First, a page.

By Lynn Rogers, PhD


The research is in. If you are a man, your doctor is likely to interrupt you within the first 40 seconds of your meeting. You have even less time if you are a woman. Less than 40 seconds to tell your doctor what seems "not right" physically, to express your concerns. Less than 40 seconds to give your doctor some idea of who you are, your values, how you want to be treated, and to let him or her know that you are not a statistic or a disease, but one human being in need of help. 

Unfortunately, this highly trained specialist has precious little time to choose which tests to order, diagnose the problem and plan your treatment.

This means that for you to be heard you need to help your doctor listen. It helps to be specific and provide useful information.

Prepare for your next visit and bring lists:

SYMPTOMS – be as specific as possible:

  • Fever: Sometimes? Always? How high? When?
  • Pain: Severity, frequency, location, description (sharp, dull, ache, feels like needles). How long have you had it, and has it changed?
  • Specific symptoms: Describe them clearly. For how long?
  • Changes: What’s new, different? Since when?

You get the idea. Become an expert on your body. The more information you provide, the less detective work the doctor must do.


  • Keep and update a list that includes prescriptions, over-the-counter drugs, alternative medication, vitamins and herbal supplements.
  • Include amounts taken, any adverse reactions, medication allergies, what has and has not worked, and why.
  • If you need refills, don't forget to ask that they be called in during your visit.


Be concise. Rank the most important conditions first. Give dates if possible.


Include dates, medical center location and specific findings. Bring copies of any test results to your appointment so that the doctor has all pertinent information (in case these reports have not been sent to the office or have not yet been reviewed by your doctor). This will reduce the possibility of tests being repeated needlessly. In addition, different specialists might interpret specific test results differently.


You, your relatives and caregivers all may have questions. Getting them addressed is vital to your understanding, compliance and comfort with your health care team. Keep a pad of paper or a small notebook with you. Write down your questions down as they arise. Before your appointment, look over what you’ve written and list your questions in order of importance.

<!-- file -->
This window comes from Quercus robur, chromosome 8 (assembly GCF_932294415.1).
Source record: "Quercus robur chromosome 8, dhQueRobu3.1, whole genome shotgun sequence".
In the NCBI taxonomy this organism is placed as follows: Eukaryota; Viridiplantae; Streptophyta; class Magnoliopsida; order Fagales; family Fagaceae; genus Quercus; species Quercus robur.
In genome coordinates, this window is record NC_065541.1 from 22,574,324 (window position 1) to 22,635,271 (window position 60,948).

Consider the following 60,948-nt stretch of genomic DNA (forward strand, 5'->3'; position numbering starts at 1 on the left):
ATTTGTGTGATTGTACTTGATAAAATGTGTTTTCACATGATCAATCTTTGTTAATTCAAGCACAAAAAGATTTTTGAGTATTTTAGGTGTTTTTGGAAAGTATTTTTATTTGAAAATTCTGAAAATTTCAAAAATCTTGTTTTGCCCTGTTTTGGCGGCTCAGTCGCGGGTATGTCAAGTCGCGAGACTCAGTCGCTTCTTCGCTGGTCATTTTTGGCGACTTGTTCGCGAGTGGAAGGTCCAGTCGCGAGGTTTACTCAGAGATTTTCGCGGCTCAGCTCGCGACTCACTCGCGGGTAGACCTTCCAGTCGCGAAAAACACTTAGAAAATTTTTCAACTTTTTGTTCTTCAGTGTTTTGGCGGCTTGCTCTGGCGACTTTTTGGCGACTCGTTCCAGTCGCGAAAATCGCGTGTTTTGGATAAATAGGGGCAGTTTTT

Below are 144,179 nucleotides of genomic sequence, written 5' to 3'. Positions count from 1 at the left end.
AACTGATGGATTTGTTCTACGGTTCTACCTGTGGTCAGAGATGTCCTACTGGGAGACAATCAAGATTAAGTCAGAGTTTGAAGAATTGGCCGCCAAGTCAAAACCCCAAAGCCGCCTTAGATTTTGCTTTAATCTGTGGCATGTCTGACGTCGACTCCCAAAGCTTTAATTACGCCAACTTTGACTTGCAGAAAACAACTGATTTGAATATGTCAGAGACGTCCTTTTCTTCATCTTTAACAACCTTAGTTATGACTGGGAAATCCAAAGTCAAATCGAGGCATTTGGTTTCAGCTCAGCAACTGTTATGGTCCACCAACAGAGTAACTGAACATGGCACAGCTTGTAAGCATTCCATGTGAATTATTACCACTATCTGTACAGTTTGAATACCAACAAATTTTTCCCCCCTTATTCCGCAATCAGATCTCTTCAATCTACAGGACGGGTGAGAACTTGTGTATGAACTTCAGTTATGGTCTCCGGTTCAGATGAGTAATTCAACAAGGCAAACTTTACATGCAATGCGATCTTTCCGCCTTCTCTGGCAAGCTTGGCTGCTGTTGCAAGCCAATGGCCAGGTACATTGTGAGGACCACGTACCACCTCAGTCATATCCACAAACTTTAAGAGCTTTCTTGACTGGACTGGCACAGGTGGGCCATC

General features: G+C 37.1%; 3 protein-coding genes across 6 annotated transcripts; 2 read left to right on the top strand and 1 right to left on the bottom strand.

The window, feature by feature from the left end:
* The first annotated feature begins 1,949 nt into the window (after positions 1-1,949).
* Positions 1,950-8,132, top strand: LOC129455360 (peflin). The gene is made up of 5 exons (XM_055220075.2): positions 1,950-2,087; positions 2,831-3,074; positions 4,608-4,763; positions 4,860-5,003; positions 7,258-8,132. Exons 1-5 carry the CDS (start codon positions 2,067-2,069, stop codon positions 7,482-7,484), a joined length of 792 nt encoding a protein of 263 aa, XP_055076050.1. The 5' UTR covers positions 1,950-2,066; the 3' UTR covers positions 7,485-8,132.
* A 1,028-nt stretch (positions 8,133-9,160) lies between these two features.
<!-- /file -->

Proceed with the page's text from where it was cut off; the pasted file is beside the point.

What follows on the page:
Before your visit you might phone the doctor’s office and ask if the doctor would like the questions faxed before the appointment. This lets the office know that you have questions and will need the time to have them answered. Bring two copies of your list – one for you and one for your doctor – so you are BOTH sure all the questions have been addressed.


Bring any forms you need your doctor to complete – insurance, social security, workman's compensation, medical history, etc. If the forms are to be submitted by your doctor’s office, supply them with a stamped, addressed envelope and information about how to reach you.


Become the expert on your body. Let your doctor know of any changes in symptoms or side effects of medication. If changes are significant, DON’T wait for the next visit. CALL!


What are your goals for this visit in order of importance?

You may not have enough time to address all of your questions during your appointment, so make sure to ask about most important issues first. It's also important to sense if you are becoming overwhelmed with too much information at once. Work out an agreement with your doctor to address remaining questions or concerns in a way that works for both of you.



Going to the doctor when you even suspect that something might be wrong provokes anxiety for most of us. Visiting your doctor for a diagnosis or to manage a life-threatening or chronic illness can be even more stressful. Information provided by your physician may involve unfamiliar language or inundated with too many details. 

Your feelings about what the doctor says may make it difficult to focus and remember what he or she says about your condition. The surprise and shock of a new diagnosis, or feeling intimidated, afraid, embarrassed or forgetful can confuse your thinking. If you are in pain or tired, you are not likely to be functioning at your best. Here are some suggestions to help:


Bring someone with you to your appointments – a family member, neighbor or friend – to serve as a second pair of ears. If you're comfortable doing so, empower them to ask questions on your behalf, to confirm that you understand all that’s being said, to take notes, check the spelling of new words, etc.